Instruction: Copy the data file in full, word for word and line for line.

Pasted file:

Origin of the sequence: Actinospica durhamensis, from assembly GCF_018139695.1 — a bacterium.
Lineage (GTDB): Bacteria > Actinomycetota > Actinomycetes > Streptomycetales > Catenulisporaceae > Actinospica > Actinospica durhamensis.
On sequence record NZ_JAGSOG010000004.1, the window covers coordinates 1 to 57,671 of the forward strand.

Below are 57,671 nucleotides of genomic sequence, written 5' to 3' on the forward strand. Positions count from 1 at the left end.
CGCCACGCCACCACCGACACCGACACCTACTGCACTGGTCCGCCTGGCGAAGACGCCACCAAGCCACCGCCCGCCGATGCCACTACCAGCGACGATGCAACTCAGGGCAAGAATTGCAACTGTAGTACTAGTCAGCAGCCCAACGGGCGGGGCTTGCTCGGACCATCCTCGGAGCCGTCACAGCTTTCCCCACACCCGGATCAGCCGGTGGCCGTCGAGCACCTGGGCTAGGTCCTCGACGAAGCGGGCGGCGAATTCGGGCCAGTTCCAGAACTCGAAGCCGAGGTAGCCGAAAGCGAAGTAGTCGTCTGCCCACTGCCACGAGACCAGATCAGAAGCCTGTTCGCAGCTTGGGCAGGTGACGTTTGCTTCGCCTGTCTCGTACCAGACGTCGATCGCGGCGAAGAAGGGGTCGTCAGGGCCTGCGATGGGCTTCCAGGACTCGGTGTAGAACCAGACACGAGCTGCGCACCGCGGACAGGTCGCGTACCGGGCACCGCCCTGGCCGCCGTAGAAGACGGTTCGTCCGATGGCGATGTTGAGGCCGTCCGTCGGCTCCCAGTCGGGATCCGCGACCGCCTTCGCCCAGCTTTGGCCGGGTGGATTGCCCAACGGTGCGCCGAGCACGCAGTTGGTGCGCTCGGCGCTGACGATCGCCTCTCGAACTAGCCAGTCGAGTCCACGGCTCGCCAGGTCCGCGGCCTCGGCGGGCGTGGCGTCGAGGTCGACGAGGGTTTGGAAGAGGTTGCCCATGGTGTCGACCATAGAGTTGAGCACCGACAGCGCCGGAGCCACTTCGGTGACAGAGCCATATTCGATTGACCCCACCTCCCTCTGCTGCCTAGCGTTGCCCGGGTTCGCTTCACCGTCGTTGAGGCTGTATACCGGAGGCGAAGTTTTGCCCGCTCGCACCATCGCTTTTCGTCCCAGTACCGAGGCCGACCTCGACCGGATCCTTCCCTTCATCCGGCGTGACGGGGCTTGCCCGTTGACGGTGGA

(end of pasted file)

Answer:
Origin of the sequence: Actinospica durhamensis, from assembly GCF_018139695.1 — a bacterium.
Lineage (GTDB): Bacteria > Actinomycetota > Actinomycetes > Streptomycetales > Catenulisporaceae > Actinospica > Actinospica durhamensis.
On sequence record NZ_JAGSOG010000004.1, the window covers coordinates 1 to 57,671 of the forward strand.

Below are 57,671 nucleotides of genomic sequence, written 5' to 3' on the forward strand. Positions count from 1 at the left end.
CGCCACGCCACCACCGACACCGACACCTACTGCACTGGTCCGCCTGGCGAAGACGCCACCAAGCCACCGCCCGCCGATGCCACTACCAGCGACGATGCAACTCAGGGCAAGAATTGCAACTGTAGTACTAGTCAGCAGCCCAACGGGCGGGGCTTGCTCGGACCATCCTCGGAGCCGTCACAGCTTTCCCCACACCCGGATCAGCCGGTGGCCGTCGAGCACCTGGGCTAGGTCCTCGACGAAGCGGGCGGCGAATTCGGGCCAGTTCCAGAACTCGAAGCCGAGGTAGCCGAAAGCGAAGTAGTCGTCTGCCCACTGCCACGAGACCAGATCAGAAGCCTGTTCGCAGCTTGGGCAGGTGACGTTTGCTTCGCCTGTCTCGTACCAGACGTCGATCGCGGCGAAGAAGGGGTCGTCAGGGCCTGCGATGGGCTTCCAGGACTCGGTGTAGAACCAGACACGAGCTGCGCACCGCGGACAGGTCGCGTACCGGGCACCGCCCTGGCCGCCGTAGAAGACGGTTCGTCCGATGGCGATGTTGAGGCCGTCCGTCGGCTCCCAGTCGGGATCCGCGACCGCCTTCGCCCAGCTTTGGCCGGGTGGATTGCCCAACGGTGCGCCGAGCACGCAGTTGGTGCGCTCGGCGCTGACGATCGCCTCTCGAACTAGCCAGTCGAGTCCACGGCTCGCCAGGTCCGCGGCCTCGGCGGGCGTGGCGTCGAGGTCGACGAGGGTTTGGAAGAGGTTGCCCATGGTGTCGACCATAGAGTTGAGCACCGACAGCGCCGGAGCCACTTCGGTGACAGAGCCATATTCGATTGACCCCACCTCCCTCTGCTGCCTAGCGTTGCCCGGGTTCGCTTCACCGTCGTTGAGGCTGTATACCGGAGGCGAAGTTTTGCCCGCTCGCACCATCGCTTTTCGTCCCAGTACCGAGGCCGACCTCGACCGGATCCTTCCCTTCATCCGGCGTGACGGGGCTTGCCCGTTGACGGTGGA